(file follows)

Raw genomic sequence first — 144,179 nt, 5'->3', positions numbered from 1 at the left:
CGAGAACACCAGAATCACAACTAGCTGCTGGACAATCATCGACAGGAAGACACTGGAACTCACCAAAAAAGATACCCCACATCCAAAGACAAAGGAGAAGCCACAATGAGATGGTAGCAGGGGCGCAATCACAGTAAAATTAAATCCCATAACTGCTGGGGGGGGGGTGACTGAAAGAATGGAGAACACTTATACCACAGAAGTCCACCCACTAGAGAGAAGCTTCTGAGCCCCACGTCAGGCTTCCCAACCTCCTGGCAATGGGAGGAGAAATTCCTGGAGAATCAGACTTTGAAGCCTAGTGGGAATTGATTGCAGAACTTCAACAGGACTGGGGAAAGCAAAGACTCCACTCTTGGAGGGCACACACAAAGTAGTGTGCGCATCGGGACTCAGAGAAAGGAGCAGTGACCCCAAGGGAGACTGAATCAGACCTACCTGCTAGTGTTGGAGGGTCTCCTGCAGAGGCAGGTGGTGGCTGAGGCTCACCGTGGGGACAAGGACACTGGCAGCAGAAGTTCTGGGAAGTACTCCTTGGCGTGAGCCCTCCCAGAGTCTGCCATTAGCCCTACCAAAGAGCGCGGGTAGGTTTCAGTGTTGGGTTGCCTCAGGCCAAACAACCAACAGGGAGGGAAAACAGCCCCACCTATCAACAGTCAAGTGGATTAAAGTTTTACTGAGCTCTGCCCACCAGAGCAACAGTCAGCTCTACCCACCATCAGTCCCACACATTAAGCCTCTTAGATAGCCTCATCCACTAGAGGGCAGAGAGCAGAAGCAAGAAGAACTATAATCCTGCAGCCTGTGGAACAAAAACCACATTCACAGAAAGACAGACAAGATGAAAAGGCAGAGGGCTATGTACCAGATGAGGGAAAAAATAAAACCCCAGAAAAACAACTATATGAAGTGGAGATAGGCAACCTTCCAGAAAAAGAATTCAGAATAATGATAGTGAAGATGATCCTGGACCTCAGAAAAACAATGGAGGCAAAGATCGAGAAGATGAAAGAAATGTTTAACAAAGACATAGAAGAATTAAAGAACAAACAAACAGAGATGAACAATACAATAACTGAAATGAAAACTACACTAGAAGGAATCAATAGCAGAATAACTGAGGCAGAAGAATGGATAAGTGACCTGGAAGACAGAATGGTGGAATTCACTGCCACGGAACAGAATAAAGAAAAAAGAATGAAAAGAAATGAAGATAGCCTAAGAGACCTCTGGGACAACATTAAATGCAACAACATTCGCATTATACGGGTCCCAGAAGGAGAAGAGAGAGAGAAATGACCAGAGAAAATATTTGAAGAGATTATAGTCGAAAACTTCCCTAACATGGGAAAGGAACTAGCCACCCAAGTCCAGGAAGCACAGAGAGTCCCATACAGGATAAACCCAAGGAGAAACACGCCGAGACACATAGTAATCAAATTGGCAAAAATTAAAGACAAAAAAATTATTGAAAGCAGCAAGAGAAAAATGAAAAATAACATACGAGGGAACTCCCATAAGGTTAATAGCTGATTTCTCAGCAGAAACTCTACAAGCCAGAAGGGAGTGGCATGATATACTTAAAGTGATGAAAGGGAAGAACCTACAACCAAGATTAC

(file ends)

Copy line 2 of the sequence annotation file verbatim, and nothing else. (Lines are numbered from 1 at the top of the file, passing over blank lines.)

CGAGAACACCAGAATCACAACTAGCTGCTGGACAATCATCGACAGGAAGACACTGGAACTCACCAAAAAAGATACCCCACATCCAAAGACAAAGGAGAAGCCACAATGAGATGGTAGCAGGGGCGCAATCACAGTAAAATTAAATCCCATAACTGCTGGGGGGGGGGTGACTGAAAGAATGGAGAACACTTATACCACAGAAGTCCACCCACTAGAGAGAAGCTTCTGAGCCCCACGTCAGGCTTCCCAACCTCCTGGCAATGGGAGGAGAAATTCCTGGAGAATCAGACTTTGAAGCCTAGTGGGAATTGATTGCAGAACTTCAACAGGACTGGGGAAAGCAAAGACTCCACTCTTGGAGGGCACACACAAAGTAGTGTGCGCATCGGGACTCAGAGAAAGGAGCAGTGACCCCAAGGGAGACTGAATCAGACCTACCTGCTAGTGTTGGAGGGTCTCCTGCAGAGGCAGGTGGTGGCTGAGGCTCACCGTGGGGACAAGGACACTGGCAGCAGAAGTTCTGGGAAGTACTCCTTGGCGTGAGCCCTCCCAGAGTCTGCCATTAGCCCTACCAAAGAGCGCGGGTAGGTTTCAGTGTTGGGTTGCCTCAGGCCAAACAACCAACAGGGAGGGAAAACAGCCCCACCTATCAACAGTCAAGTGGATTAAAGTTTTACTGAGCTCTGCCCACCAGAGCAACAGTCAGCTCTACCCACCATCAGTCCCACACATTAAGCCTCTTAGATAGCCTCATCCACTAGAGGGCAGAGAGCAGAAGCAAGAAGAACTATAATCCTGCAGCCTGTGGAACAAAAACCACATTCACAGAAAGACAGACAAGATGAAAAGGCAGAGGGCTATGTACCAGATGAGGGAAAAAATAAAACCCCAGAAAAACAACTATATGAAGTGGAGATAGGCAACCTTCCAGAAAAAGAATTCAGAATAATGATAGTGAAGATGATCCTGGACCTCAGAAAAACAATGGAGGCAAAGATCGAGAAGATGAAAGAAATGTTTAACAAAGACATAGAAGAATTAAAGAACAAACAAACAGAGATGAACAATACAATAACTGAAATGAAAACTACACTAGAAGGAATCAATAGCAGAATAACTGAGGCAGAAGAATGGATAAGTGACCTGGAAGACAGAATGGTGGAATTCACTGCCACGGAACAGAATAAAGAAAAAAGAATGAAAAGAAATGAAGATAGCCTAAGAGACCTCTGGGACAACATTAAATGCAACAACATTCGCATTATACGGGTCCCAGAAGGAGAAGAGAGAGAGAAATGACCAGAGAAAATATTTGAAGAGATTATAGTCGAAAACTTCCCTAACATGGGAAAGGAACTAGCCACCCAAGTCCAGGAAGCACAGAGAGTCCCATACAGGATAAACCCAAGGAGAAACACGCCGAGACACATAGTAATCAAATTGGCAAAAATTAAAGACAAAAAAATTATTGAAAGCAGCAAGAGAAAAATGAAAAATAACATACGAGGGAACTCCCATAAGGTTAATAGCTGATTTCTCAGCAGAAACTCTACAAGCCAGAAGGGAGTGGCATGATATACTTAAAGTGATGAAAGGGAAGAACCTACAACCAAGATTAC